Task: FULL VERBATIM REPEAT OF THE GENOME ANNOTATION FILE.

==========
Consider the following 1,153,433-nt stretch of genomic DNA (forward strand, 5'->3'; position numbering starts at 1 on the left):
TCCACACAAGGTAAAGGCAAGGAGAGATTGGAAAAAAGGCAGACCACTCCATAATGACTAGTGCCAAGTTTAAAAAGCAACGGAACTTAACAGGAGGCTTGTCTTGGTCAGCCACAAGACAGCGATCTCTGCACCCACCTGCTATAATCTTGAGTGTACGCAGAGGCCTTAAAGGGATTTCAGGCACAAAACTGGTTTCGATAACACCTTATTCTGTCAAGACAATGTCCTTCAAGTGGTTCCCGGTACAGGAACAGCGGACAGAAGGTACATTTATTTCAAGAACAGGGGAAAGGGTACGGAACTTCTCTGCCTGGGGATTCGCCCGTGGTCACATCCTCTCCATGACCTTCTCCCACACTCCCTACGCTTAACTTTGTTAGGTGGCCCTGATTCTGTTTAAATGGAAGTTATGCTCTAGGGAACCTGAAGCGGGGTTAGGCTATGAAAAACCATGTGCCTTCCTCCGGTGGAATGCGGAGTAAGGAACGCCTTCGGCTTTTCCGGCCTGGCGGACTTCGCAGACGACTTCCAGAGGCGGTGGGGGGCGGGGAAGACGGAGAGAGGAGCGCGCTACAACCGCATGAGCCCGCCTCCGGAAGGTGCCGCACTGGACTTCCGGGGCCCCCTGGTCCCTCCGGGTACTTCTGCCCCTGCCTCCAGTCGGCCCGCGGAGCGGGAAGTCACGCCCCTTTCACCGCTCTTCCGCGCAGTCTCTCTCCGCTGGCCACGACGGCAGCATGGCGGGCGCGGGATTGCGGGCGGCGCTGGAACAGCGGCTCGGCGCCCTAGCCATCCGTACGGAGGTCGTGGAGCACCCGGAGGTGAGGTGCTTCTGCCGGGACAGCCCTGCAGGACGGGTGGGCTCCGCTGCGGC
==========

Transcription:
Consider the following 1,153,433-nt stretch of genomic DNA (forward strand, 5'->3'; position numbering starts at 1 on the left):
TCCACACAAGGTAAAGGCAAGGAGAGATTGGAAAAAAGGCAGACCACTCCATAATGACTAGTGCCAAGTTTAAAAAGCAACGGAACTTAACAGGAGGCTTGTCTTGGTCAGCCACAAGACAGCGATCTCTGCACCCACCTGCTATAATCTTGAGTGTACGCAGAGGCCTTAAAGGGATTTCAGGCACAAAACTGGTTTCGATAACACCTTATTCTGTCAAGACAATGTCCTTCAAGTGGTTCCCGGTACAGGAACAGCGGACAGAAGGTACATTTATTTCAAGAACAGGGGAAAGGGTACGGAACTTCTCTGCCTGGGGATTCGCCCGTGGTCACATCCTCTCCATGACCTTCTCCCACACTCCCTACGCTTAACTTTGTTAGGTGGCCCTGATTCTGTTTAAATGGAAGTTATGCTCTAGGGAACCTGAAGCGGGGTTAGGCTATGAAAAACCATGTGCCTTCCTCCGGTGGAATGCGGAGTAAGGAACGCCTTCGGCTTTTCCGGCCTGGCGGACTTCGCAGACGACTTCCAGAGGCGGTGGGGGGCGGGGAAGACGGAGAGAGGAGCGCGCTACAACCGCATGAGCCCGCCTCCGGAAGGTGCCGCACTGGACTTCCGGGGCCCCCTGGTCCCTCCGGGTACTTCTGCCCCTGCCTCCAGTCGGCCCGCGGAGCGGGAAGTCACGCCCCTTTCACCGCTCTTCCGCGCAGTCTCTCTCCGCTGGCCACGACGGCAGCATGGCGGGCGCGGGATTGCGGGCGGCGCTGGAACAGCGGCTCGGCGCCCTAGCCATCCGTACGGAGGTCGTGGAGCACCCGGAGGTGAGGTGCTTCTGCCGGGACAGCCCTGCAGGACGGGTGGGCTCCGCTGCGGC